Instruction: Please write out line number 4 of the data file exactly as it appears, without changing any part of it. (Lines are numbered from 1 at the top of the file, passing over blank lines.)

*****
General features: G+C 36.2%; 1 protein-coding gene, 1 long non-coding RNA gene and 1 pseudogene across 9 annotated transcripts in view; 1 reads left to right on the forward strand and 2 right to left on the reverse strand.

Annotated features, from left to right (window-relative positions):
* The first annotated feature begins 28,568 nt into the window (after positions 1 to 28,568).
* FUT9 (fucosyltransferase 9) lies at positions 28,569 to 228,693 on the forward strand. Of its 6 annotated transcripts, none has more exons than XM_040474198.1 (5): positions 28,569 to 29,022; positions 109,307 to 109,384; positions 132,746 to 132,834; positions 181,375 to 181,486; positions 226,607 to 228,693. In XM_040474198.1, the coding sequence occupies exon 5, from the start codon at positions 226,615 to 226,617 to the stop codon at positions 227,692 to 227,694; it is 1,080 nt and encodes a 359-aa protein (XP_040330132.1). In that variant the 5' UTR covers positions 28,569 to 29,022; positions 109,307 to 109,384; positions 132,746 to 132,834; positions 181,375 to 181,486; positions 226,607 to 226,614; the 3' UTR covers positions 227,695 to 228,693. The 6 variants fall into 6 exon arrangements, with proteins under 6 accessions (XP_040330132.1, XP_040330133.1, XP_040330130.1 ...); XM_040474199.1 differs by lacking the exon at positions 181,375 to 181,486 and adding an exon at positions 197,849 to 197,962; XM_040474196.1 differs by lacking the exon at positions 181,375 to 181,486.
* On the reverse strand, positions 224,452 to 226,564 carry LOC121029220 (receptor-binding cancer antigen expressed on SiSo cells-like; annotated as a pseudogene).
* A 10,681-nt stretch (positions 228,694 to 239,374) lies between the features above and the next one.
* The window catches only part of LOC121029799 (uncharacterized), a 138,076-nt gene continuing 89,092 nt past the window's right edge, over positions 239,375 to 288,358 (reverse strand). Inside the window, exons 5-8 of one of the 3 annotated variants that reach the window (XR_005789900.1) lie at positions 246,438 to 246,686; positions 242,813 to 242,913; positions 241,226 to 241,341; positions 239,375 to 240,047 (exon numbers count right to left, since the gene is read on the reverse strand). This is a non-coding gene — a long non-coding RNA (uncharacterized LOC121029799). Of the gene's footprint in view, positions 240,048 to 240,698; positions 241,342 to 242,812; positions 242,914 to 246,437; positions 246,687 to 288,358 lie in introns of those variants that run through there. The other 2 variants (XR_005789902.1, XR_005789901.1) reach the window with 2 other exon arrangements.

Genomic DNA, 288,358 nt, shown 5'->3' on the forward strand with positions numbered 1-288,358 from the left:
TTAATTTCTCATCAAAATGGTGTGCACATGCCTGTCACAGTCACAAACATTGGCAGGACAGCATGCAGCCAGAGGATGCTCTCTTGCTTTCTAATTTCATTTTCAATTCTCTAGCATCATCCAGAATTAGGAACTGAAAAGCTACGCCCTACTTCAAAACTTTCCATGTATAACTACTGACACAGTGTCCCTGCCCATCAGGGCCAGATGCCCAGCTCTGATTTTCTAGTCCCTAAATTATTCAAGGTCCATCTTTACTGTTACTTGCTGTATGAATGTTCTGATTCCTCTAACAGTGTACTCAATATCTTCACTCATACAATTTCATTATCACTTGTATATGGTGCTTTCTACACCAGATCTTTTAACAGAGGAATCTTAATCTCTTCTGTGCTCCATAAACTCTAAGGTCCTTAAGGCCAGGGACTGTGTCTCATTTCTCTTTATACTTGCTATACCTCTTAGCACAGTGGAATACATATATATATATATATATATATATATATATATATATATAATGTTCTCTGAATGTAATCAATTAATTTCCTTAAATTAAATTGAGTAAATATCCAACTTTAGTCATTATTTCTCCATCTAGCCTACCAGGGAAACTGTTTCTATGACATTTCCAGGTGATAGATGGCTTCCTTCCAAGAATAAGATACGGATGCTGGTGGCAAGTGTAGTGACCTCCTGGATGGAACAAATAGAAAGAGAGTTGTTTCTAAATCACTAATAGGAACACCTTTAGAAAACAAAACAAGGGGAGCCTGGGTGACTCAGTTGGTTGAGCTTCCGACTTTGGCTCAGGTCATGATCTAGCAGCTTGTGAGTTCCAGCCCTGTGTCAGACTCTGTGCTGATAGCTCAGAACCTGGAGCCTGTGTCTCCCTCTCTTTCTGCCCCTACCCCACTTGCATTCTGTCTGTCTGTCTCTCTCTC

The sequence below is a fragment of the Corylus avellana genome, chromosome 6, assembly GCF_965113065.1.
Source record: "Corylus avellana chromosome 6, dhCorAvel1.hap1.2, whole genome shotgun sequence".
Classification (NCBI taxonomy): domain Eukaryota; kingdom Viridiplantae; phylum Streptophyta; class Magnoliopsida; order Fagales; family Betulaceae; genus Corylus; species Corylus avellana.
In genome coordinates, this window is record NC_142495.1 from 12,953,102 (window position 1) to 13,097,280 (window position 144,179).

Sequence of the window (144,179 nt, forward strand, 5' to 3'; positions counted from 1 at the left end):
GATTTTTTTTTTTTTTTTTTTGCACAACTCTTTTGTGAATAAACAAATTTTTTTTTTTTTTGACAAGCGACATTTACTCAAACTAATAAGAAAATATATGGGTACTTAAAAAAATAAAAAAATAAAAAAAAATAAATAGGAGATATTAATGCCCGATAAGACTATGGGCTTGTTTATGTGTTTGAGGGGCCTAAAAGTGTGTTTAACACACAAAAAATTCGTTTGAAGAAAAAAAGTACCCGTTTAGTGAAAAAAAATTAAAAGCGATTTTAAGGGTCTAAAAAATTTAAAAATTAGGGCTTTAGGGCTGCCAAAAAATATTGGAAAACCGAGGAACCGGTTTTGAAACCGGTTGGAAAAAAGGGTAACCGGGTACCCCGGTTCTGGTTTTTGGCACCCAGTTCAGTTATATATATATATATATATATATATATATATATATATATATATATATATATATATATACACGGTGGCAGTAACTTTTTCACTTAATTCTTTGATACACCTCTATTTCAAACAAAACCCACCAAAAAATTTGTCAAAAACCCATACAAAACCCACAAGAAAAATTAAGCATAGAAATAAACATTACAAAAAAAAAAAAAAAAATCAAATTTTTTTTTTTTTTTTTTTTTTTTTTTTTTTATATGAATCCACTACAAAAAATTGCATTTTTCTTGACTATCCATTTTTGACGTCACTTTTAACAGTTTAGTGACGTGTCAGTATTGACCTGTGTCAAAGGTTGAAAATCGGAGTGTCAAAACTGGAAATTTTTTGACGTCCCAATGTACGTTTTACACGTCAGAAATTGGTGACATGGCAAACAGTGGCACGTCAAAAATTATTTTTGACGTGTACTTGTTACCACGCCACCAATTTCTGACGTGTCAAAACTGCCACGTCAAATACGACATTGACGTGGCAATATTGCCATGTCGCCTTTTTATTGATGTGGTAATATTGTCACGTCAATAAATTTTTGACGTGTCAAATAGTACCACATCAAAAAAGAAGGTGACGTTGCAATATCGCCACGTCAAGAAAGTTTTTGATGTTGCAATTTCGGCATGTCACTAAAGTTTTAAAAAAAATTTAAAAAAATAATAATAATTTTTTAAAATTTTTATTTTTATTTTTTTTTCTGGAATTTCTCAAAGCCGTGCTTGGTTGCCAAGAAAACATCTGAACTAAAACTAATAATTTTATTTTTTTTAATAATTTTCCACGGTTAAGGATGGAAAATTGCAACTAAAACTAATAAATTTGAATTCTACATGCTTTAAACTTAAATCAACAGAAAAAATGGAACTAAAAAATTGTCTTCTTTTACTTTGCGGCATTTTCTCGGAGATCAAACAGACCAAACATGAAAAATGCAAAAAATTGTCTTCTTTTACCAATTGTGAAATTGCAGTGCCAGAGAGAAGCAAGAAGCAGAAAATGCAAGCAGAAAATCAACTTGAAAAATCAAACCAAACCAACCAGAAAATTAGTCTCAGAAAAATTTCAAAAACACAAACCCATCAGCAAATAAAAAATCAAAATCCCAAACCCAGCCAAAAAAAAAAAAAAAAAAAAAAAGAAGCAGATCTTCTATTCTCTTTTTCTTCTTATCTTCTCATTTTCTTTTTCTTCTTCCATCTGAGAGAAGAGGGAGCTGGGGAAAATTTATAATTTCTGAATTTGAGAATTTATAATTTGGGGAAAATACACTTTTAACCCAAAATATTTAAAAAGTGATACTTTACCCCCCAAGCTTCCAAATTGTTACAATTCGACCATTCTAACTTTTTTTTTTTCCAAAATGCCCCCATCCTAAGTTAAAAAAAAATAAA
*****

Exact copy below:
* FUT9 (fucosyltransferase 9) lies at positions 28,569 to 228,693 on the forward strand. Of its 6 annotated transcripts, none has more exons than XM_040474198.1 (5): positions 28,569 to 29,022; positions 109,307 to 109,384; positions 132,746 to 132,834; positions 181,375 to 181,486; positions 226,607 to 228,693. In XM_040474198.1, the coding sequence occupies exon 5, from the start codon at positions 226,615 to 226,617 to the stop codon at positions 227,692 to 227,694; it is 1,080 nt and encodes a 359-aa protein (XP_040330132.1). In that variant the 5' UTR covers positions 28,569 to 29,022; positions 109,307 to 109,384; positions 132,746 to 132,834; positions 181,375 to 181,486; positions 226,607 to 226,614; the 3' UTR covers positions 227,695 to 228,693. The 6 variants fall into 6 exon arrangements, with proteins under 6 accessions (XP_040330132.1, XP_040330133.1, XP_040330130.1 ...); XM_040474199.1 differs by lacking the exon at positions 181,375 to 181,486 and adding an exon at positions 197,849 to 197,962; XM_040474196.1 differs by lacking the exon at positions 181,375 to 181,486.